Fisherman Mark Eather’s catch ends up in many of Australia’s
best restaurants. So what is it about his fish that makes it so popular?

Published - 02.07.13

By The Publican

When renowned Australian chef Neil Perry walked around the Tokyo fish markets over two decades ago, he was stunned by the quality of the produce. Pausing before one particularly exquisite specimen, he asked the vendor how he could import his fish to Australia. The fishmonger looked at Perry incredulously. “This is Mark-San’s fish,” he said. “From Sydney.”

So began Mark Eather’s journey to become Australia’s foremost proponent of sustainable fishing. These days, it’s not just Rockpool who are purchasing Eather’s fish. His client list reads like a who’s who of Australian dining – the likes of Kylie Kwong, Matt Moran, Tetsuya Wakuda, Shannon Bennett, Frank Camorra, Andrew McConnell, David Walsh, Pure South, Brooks, PM24, The Royal Mail, Longrain, Taxi and Paul Wilson’s Circa and Albert Park Hotel all prefer Eather’s produce.

There’s a good reason chefs are scrambling to put Eather’s fish on their menus. Not only do the Tasmanian’s methods adhere to the increasing demand for sustainable fish products, they also result in what he’s certain is the tastiest fish in the country.

It’s what first led Eather to his ethical fishing epiphany. Indeed, it was in 1980, in the New South Wales south coast port of Eden, that Eather was presented with his first genuine piece of sashimi. “That was a life-changing moment in Eden all those years ago,” he recalls. “A Japanese gentleman was kind enough to show me that while we’d been catching Southern Blue-Fin Tuna to go into cans, he was horrified when we saw how we’d been treating the fish. He was good enough to show me how a fish should be treated.”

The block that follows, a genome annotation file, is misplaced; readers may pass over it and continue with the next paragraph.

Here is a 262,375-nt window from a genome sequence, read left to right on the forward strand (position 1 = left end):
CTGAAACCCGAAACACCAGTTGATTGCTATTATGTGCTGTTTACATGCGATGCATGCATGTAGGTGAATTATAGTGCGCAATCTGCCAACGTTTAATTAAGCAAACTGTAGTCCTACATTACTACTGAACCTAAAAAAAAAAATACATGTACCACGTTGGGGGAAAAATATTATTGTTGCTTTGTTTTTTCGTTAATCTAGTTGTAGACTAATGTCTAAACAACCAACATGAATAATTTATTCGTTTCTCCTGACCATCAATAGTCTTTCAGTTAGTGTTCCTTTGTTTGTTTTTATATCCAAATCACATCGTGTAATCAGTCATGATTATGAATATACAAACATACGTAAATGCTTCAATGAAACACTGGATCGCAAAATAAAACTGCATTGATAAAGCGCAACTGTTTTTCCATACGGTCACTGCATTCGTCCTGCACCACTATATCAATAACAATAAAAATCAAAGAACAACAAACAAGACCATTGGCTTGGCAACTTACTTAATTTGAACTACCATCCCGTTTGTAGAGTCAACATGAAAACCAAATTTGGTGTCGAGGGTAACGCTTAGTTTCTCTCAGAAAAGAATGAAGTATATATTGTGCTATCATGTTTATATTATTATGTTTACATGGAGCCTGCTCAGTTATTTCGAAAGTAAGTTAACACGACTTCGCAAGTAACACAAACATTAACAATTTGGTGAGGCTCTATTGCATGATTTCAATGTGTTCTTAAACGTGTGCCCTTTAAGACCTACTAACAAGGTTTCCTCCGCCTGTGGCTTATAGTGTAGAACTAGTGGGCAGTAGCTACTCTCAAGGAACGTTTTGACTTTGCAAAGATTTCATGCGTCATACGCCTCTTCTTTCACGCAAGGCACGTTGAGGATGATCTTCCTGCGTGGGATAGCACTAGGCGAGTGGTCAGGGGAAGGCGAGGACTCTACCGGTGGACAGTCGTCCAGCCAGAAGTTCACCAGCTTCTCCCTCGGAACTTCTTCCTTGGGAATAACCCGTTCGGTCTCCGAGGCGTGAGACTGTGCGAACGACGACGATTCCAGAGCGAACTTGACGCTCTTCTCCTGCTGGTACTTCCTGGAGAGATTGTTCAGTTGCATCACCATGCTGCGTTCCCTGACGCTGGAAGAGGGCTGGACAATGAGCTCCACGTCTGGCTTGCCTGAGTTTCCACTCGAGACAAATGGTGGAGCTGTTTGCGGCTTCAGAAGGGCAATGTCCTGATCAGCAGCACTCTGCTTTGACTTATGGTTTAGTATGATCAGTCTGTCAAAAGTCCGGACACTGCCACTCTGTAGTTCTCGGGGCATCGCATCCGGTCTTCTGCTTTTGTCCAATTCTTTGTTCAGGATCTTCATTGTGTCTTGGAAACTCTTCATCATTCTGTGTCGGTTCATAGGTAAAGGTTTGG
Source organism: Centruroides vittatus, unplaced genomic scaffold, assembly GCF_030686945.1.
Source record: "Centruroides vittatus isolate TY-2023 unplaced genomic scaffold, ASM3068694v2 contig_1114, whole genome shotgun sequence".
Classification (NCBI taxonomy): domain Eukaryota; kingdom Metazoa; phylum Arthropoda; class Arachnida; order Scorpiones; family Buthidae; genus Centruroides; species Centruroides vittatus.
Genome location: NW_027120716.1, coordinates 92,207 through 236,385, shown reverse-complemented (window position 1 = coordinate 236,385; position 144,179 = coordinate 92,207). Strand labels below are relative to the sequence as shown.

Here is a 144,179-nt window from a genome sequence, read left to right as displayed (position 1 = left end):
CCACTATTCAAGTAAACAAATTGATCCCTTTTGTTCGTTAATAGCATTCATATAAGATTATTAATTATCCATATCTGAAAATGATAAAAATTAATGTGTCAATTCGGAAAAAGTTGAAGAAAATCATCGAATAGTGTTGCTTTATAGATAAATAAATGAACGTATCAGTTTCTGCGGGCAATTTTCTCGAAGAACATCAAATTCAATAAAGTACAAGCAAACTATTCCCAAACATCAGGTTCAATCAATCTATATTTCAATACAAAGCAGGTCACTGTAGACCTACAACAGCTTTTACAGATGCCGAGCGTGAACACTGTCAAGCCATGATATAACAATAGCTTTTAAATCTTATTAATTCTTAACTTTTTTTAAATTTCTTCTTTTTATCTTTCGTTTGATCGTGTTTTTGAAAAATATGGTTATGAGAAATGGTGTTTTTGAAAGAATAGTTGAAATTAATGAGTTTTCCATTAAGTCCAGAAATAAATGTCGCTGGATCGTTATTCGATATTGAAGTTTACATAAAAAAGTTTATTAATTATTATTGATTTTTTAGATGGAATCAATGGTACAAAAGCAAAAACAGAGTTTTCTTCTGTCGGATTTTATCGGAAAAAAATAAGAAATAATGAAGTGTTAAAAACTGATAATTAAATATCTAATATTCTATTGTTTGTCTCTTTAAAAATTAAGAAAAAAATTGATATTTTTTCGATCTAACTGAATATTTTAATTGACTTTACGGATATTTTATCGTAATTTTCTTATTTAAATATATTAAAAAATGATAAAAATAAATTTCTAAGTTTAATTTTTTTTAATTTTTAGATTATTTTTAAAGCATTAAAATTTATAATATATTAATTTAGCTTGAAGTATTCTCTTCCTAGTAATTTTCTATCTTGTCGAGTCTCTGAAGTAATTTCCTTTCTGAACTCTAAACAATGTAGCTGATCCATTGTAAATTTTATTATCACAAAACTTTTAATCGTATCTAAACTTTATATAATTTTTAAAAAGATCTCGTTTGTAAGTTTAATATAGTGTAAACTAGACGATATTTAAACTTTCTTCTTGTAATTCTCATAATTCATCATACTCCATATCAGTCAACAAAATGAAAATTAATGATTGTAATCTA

With his newfound knowledge, Eather began spending serious amounts of time in Japan, not only establishing a new market for high-quality tuna, but learning the art and philosophy of Iki jime. “In essence, Iki jime means to humanely kill, but the technique is so much more than that,” he explains. “The whole ethos is about using a technique where you’re individually and quickly catching fish. Catch it quick, kill it quick and chill it quick.”

The practice involves individually line-catching fish and killing them instantly with a special spike. Unlike fishing practices that use a trawler or an auto-line (a huge length of line with 3000 hooks in the water at any one time), the Iki jime method emphasises a smaller catch. Generally, Eather explains, his lines come out of the water as soon as they’ve had a bite, with one or sometimes two fish attached. “Whereas a huge day for me might be utilising 300 or 400 hooks in 80 drops to the bottom, mass-catch operations quite often use 15,000 baits in a day,” Eather explains. “A fish that’s been caught on a 3000-hook auto-liner, they mightn't land that fish for five or six hours.”

It’s a method that’s not only more humane, but improves the quality of the product. With mass-catch, the stress experienced by the fish releases lactic acid that damages the fish and leaves a strong, pungent aftertaste. “One of the biggest differences is flavour,” says Eather. “If you eat properly treated Iki jime, when you taste it, you’ve got a sweet ocean flavour in your palate. Within seconds, your palate should be totally clean.”